PSYC 220 WEEK 2 Notes
PSYC 220 WEEK 2 Notes PSYC 220
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This 3 page Class Notes was uploaded by Lynde Wangler on Friday January 8, 2016. The Class Notes belongs to PSYC 220 at University of North Carolina - Chapel Hill taught by Meghan Jones in Spring 2016. Since its upload, it has received 19 views. For similar materials see Biopsychology in Psychlogy at University of North Carolina - Chapel Hill.
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Date Created: 01/08/16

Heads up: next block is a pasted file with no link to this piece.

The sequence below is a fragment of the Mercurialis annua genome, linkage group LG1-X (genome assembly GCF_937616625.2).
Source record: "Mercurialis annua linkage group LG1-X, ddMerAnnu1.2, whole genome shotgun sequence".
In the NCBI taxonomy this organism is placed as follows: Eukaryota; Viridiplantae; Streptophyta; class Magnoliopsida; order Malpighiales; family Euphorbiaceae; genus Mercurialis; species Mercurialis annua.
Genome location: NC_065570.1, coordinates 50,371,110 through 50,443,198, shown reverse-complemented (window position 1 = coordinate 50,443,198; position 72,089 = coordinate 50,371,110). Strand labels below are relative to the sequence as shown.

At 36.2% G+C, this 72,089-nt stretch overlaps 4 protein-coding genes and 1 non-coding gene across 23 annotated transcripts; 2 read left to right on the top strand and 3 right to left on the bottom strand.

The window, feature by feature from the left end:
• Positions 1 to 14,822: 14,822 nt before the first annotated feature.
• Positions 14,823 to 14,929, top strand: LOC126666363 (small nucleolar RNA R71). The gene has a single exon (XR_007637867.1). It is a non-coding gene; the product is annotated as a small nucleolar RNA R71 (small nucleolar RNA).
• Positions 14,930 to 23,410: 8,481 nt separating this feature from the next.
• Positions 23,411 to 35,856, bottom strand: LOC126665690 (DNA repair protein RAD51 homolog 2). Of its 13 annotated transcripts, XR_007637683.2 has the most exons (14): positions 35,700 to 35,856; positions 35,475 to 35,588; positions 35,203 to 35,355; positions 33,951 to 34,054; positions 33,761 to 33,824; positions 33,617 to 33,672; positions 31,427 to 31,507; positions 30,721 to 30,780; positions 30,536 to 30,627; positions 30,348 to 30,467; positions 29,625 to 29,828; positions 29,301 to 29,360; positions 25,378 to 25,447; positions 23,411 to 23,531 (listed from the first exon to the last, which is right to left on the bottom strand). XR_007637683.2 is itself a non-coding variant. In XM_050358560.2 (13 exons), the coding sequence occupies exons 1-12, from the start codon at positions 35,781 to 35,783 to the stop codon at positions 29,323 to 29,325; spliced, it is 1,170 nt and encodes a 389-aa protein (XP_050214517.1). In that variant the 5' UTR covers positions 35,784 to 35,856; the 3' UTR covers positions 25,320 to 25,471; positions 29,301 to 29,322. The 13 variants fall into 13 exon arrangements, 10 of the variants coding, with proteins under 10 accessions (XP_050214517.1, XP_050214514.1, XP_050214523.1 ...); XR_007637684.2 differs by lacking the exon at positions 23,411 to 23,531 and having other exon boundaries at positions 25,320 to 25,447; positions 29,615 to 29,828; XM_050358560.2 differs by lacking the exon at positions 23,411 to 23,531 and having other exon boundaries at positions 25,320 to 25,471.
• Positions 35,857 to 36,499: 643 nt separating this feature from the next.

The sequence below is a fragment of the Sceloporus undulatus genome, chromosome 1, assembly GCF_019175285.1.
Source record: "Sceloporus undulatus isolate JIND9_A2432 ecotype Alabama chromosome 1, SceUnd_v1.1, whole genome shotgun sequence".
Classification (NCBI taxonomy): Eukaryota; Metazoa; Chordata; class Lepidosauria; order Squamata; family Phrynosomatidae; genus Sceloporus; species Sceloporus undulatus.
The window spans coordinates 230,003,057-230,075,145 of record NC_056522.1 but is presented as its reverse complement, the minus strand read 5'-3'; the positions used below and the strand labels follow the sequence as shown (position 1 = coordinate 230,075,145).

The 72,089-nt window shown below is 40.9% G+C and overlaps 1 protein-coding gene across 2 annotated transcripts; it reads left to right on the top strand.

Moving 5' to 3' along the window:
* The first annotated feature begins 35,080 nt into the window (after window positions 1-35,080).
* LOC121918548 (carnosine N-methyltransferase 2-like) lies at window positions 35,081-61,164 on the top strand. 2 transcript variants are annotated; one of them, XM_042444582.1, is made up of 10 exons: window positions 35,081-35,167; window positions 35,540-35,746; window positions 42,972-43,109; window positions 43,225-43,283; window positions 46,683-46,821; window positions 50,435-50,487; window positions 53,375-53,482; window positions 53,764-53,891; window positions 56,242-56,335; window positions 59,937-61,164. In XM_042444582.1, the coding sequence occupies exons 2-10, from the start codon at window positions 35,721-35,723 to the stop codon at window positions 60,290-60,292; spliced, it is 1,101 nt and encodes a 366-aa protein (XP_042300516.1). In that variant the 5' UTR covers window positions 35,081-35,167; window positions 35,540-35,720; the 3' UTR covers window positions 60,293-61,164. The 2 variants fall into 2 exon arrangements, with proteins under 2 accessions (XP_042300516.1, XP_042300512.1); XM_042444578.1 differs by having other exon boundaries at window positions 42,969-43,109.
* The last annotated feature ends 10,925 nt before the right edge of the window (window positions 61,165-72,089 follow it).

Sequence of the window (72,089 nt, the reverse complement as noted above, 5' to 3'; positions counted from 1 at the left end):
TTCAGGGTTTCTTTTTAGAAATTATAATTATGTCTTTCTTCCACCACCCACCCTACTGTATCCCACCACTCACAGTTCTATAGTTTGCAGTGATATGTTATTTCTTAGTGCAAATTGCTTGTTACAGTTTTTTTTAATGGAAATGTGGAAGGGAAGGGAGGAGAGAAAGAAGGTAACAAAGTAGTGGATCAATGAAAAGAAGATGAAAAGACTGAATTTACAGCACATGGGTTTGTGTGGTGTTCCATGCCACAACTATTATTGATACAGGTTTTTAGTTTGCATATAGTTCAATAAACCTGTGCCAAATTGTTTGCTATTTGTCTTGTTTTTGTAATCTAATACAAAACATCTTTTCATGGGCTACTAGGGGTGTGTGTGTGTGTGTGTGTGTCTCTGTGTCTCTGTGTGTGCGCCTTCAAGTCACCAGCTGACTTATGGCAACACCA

PSYC 220 WEEK 2 Notes: Chapter 2 (11 thEd.) Nerve Cells and Nerve Impulses Electrical versus Chemical Signaling: o Electrical: an action potential is propagated down an axon via salutatory conduction (of an electrical signal); electrical signal can travel anywhere from 1m/s to 100m/s o Chemical: communication between neurons occurs via chemical signaling (using ions and neurotransmitters) Membrane Potential Review – polarization (aka electrical gradient) is the difference in charge across the membrane (difference between inside and outside charges of a cell); membrane potential change is dependent upon ion movement o Diffusion: passive transport of ions from a high concentration to a low concentration o Electrostatic Pressure: refers to the quality of ions that causes ions of opposite charges to attract and those with like charges to repel one another For ex., because potassium is more concentrated within a cell at resting potential, the concentration gradient will want to push K+ out of the cell. However, electrostatic forces dictate that since the inside of the cell is more negative, K+ will come into the cell at resting membrane potential the K+ is approx. at equilibrium (that is, there is no net flow of this ion Recording Membrane Potential – place one electrode in a solution outside the cell and the other inside the cell; the number recorded in the difference in millivolts between the two o Resting Potential – (for humans) ~-70mV but different people and different neurons vary (ranges from about -60mV to -80mV) Selectively Permeable Cell Membrane: o Voltage-Gated Ion Channels: open and close in response to electrostatic changes across the membrane Potassium, Sodium, Chloride, Calcium o Resting Membrane Potential: approx. -70mV; refers to state of neuron membrane before an electrical signal (action potential) is sent Methods for Recording Activity of a Neuron: place electrodes in and around neuron to measure electrical differences; i.e., occurrence of action potentials can be observed Sodium-Potassium Pump: Exchanges internal Na+(3) for external K+(2) Maintains electrochemical gradient to maintain resting potential Does NOT cause large changes in membrane potential; works in the background Equilibrium Potential ions at resting potential: o Inside the Cell – many K+ ions and Proteins with negative(-) charges o Outside the Cell – many Na+, Ca2+, and Cl- ions Movement and Forces on Ions: o Sodium is pushed into the cell both by concentration gradient and electrical gradient o The concentration gradient would like to push K+ out of the cell so if the K+ channels were wide open (as they are during the falling phase of an action potential) K+ would flow out o Leaky potassium channels – not voltage-gated; allow a small number of K+ ions to exit the cell at resting potential while the Na+ channels are closed Action Potential Sequence of Events: o Action potentials originate at the axon hillock (the region on the soma right before the axon begins) strong changes in membrane potential are propagated down the axon regeneration at each node of Ranvier ensures that the signal does not decay the electrical signal communicates to the cell information about how to communicate with the next cell via processes in the axon terminal (coming soon) o Steps: Molecular Basis of the Action Potential 1) Resting Potential – K+ equilibrium, sodium channels are closed, leaky potassium channels are open 2) Depolarization – voltage-gated sodium channels open up allowing Na+ to flood into the cell depolarizing (making the inside of the cell less negative in comparison to the outside) the neuron 3) Reversal of Potential – occurs when the electrostatic potential exceeds 0; the inside of the cell is now positive relative to the outside; called the “overshoot” and this is when Na+ is almost at equilibrium 4) At (shortly after this point) sodium channels are INACTIVATED (absolute refractory period – they cannot open so an action potential CANNOT be generated) they then close; K+ flows in excess out of the cells with the concentration gradient and the charge then becomes more negative again 5) K+ ions continue to flow out causing hyperpolarization of the cell (relative refractory period); aka undershoot; occurs before returning to resting membrane potential when K+ channels close, which is maintained by the sodium-potassium pump Hyperpolarization – membrane potential moves away from zero; becomes more negative; -80mV; difference between inside and outside of the cell is greater Depolarization – less difference between inside and outside of cell; membrane potential is closer to zero more positive (but less than zero) Threshold of Excitation: subthreshold stimulation creates a response that then quickly decays; an action potential occurs only when the stimulation is strong enough to reach threshold of excitation Reversal Potential/ Reversed Polarity – the peak of the action potential reaches a positive number above zero; the inside of the cell is now positive relative to the outside of the cell Blocking Action Potential: o Scorpion venom keeps sodium channels open and blocks potassium channels; toxic levels of sodium build up in the neuron The All-Or-None Law: Amplitude and velocity of action potential are not dependent on the strength of the stimulus; If threshold of excitation is met, then an action potential will be generated stimulus intensity is coded by the frequency of firing Action Potentials Travelling in Reverse: they can back-propagate into soma and dendrites (structural changes in dendrites are associated with learning); normally action potentials travel in only one direction toward the axon terminal because of the absolute refractory period where the previously open sodium channels are inactive Propagation of an Action Potential: saltatory conduction the signal jumps and is regenerated down the axon at each node of Ranvier; speed is influenced by diameter of axon (larger = faster) and degree of myelination Demyelination Disorders: o Multiple sclerosis – muscle weakness; impaired motor function; impaired speech, vision, and cognition; genetic and environmental causes o Guillain-Barre syndrome – autoimmune disease; muscle weakness starting in legs and travelling upward in time; environmental causes Dysmyelination Disorders: o Tay-Sachs disease – progressive degeneration of motor and cognitive abilities; causes very young deaths (before age 4); genetic disease o Schizophrenia Local Neurons and Graded Potentials: o Do not have axons; exchange information with neurons that are very close; produce graded potentials (vary in magnitude and can be inhibitory or excitatory) depolarizes (excitatory)/hyperpolarizes (inhibitory) o Myth – only 10% of neurons are active at any given time……(UHM NOOO)